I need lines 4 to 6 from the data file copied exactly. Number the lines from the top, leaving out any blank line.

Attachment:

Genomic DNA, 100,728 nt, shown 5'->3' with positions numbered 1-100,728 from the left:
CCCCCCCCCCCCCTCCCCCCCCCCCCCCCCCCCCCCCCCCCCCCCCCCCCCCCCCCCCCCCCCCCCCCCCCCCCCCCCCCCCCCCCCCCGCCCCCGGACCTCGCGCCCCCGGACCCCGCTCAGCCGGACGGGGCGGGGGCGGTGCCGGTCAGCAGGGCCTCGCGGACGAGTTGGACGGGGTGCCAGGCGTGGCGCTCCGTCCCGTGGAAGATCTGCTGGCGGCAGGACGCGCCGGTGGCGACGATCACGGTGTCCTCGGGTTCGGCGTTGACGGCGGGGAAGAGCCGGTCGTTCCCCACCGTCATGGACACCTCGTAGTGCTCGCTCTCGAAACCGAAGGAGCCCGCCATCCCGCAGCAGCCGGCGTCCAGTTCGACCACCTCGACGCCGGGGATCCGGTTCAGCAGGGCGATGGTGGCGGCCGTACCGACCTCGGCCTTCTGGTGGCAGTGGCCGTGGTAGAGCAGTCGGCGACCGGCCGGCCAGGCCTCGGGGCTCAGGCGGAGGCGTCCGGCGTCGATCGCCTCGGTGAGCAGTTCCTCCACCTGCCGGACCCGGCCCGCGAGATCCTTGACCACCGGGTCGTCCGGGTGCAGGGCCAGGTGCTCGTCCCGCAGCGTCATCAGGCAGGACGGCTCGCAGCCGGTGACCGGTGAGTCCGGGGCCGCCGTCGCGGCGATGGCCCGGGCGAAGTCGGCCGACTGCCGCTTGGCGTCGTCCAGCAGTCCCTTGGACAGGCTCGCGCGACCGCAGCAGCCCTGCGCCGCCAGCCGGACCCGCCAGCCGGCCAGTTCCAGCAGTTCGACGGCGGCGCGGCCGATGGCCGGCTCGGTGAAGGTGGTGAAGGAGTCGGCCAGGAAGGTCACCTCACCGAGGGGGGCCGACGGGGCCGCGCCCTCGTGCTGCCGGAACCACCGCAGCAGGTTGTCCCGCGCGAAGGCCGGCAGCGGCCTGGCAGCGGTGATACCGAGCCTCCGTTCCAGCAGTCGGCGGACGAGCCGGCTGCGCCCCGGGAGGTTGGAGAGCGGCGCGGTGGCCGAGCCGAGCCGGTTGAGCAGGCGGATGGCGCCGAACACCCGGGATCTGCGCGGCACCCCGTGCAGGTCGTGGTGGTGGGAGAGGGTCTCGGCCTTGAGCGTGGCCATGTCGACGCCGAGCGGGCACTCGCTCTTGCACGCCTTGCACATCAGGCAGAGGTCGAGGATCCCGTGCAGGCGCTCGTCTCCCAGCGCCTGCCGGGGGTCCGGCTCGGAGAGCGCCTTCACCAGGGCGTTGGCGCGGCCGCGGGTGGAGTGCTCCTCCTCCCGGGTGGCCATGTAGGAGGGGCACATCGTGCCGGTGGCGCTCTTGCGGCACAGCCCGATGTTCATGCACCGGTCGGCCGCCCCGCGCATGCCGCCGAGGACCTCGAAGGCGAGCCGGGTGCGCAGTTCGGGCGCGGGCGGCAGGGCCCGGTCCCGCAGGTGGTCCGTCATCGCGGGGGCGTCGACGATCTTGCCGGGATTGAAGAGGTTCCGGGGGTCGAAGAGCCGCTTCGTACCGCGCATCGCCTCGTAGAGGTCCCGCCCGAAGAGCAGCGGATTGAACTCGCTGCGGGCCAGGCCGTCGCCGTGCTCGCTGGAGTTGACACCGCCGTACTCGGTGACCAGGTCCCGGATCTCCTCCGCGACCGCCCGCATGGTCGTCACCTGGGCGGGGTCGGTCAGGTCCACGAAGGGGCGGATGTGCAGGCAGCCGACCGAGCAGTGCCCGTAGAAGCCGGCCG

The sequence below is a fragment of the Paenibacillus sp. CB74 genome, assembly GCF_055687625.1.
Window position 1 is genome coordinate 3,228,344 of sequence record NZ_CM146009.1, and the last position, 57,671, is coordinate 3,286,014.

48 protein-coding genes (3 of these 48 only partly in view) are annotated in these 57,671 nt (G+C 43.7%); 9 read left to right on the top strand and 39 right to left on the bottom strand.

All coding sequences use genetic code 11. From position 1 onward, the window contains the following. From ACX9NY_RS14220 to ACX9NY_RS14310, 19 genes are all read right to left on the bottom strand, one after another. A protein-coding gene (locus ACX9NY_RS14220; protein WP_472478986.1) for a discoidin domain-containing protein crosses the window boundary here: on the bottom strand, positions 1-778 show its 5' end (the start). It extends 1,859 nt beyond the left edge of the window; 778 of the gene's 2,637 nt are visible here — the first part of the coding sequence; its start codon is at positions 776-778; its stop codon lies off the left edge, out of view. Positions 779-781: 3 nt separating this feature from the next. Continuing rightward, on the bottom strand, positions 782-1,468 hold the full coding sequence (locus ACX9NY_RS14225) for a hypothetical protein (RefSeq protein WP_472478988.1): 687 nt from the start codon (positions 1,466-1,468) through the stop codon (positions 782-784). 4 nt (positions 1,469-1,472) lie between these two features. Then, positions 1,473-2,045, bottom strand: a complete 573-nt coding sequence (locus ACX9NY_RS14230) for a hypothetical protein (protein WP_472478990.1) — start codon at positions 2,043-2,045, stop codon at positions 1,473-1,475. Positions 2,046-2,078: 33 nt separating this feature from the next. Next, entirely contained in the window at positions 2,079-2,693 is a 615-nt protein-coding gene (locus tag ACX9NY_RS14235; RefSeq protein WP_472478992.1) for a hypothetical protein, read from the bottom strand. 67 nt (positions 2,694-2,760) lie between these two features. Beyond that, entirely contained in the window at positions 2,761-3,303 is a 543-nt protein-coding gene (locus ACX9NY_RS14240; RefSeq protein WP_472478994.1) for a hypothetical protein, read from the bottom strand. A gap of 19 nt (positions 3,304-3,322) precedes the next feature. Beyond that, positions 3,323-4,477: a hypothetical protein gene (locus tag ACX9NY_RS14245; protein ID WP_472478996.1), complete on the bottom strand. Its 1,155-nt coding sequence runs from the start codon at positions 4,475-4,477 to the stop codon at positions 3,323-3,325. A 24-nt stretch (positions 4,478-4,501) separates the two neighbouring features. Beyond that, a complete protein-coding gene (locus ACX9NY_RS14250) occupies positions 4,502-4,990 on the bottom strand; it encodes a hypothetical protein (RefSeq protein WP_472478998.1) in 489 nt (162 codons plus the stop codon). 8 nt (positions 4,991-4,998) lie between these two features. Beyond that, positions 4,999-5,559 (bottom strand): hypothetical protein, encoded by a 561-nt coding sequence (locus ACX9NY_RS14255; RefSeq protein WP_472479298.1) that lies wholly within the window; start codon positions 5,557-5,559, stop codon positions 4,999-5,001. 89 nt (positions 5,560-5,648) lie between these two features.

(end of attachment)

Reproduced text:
Window position 1 is genome coordinate 3,228,344 of sequence record NZ_CM146009.1, and the last position, 57,671, is coordinate 3,286,014.

48 protein-coding genes (3 of these 48 only partly in view) are annotated in these 57,671 nt (G+C 43.7%); 9 read left to right on the top strand and 39 right to left on the bottom strand.

All coding sequences use genetic code 11. From position 1 onward, the window contains the following. From ACX9NY_RS14220 to ACX9NY_RS14310, 19 genes are all read right to left on the bottom strand, one after another. A protein-coding gene (locus ACX9NY_RS14220; protein WP_472478986.1) for a discoidin domain-containing protein crosses the window boundary here: on the bottom strand, positions 1-778 show its 5' end (the start). It extends 1,859 nt beyond the left edge of the window; 778 of the gene's 2,637 nt are visible here — the first part of the coding sequence; its start codon is at positions 776-778; its stop codon lies off the left edge, out of view. Positions 779-781: 3 nt separating this feature from the next. Continuing rightward, on the bottom strand, positions 782-1,468 hold the full coding sequence (locus ACX9NY_RS14225) for a hypothetical protein (RefSeq protein WP_472478988.1): 687 nt from the start codon (positions 1,466-1,468) through the stop codon (positions 782-784). 4 nt (positions 1,469-1,472) lie between these two features. Then, positions 1,473-2,045, bottom strand: a complete 573-nt coding sequence (locus ACX9NY_RS14230) for a hypothetical protein (protein WP_472478990.1) — start codon at positions 2,043-2,045, stop codon at positions 1,473-1,475. Positions 2,046-2,078: 33 nt separating this feature from the next. Next, entirely contained in the window at positions 2,079-2,693 is a 615-nt protein-coding gene (locus tag ACX9NY_RS14235; RefSeq protein WP_472478992.1) for a hypothetical protein, read from the bottom strand. 67 nt (positions 2,694-2,760) lie between these two features. Beyond that, entirely contained in the window at positions 2,761-3,303 is a 543-nt protein-coding gene (locus ACX9NY_RS14240; RefSeq protein WP_472478994.1) for a hypothetical protein, read from the bottom strand. A gap of 19 nt (positions 3,304-3,322) precedes the next feature. Beyond that, positions 3,323-4,477: a hypothetical protein gene (locus tag ACX9NY_RS14245; protein ID WP_472478996.1), complete on the bottom strand. Its 1,155-nt coding sequence runs from the start codon at positions 4,475-4,477 to the stop codon at positions 3,323-3,325. A 24-nt stretch (positions 4,478-4,501) separates the two neighbouring features. Beyond that, a complete protein-coding gene (locus ACX9NY_RS14250) occupies positions 4,502-4,990 on the bottom strand; it encodes a hypothetical protein (RefSeq protein WP_472478998.1) in 489 nt (162 codons plus the stop codon). 8 nt (positions 4,991-4,998) lie between these two features. Beyond that, positions 4,999-5,559 (bottom strand): hypothetical protein, encoded by a 561-nt coding sequence (locus ACX9NY_RS14255; RefSeq protein WP_472479298.1) that lies wholly within the window; start codon positions 5,557-5,559, stop codon positions 4,999-5,001. 89 nt (positions 5,560-5,648) lie between these two features.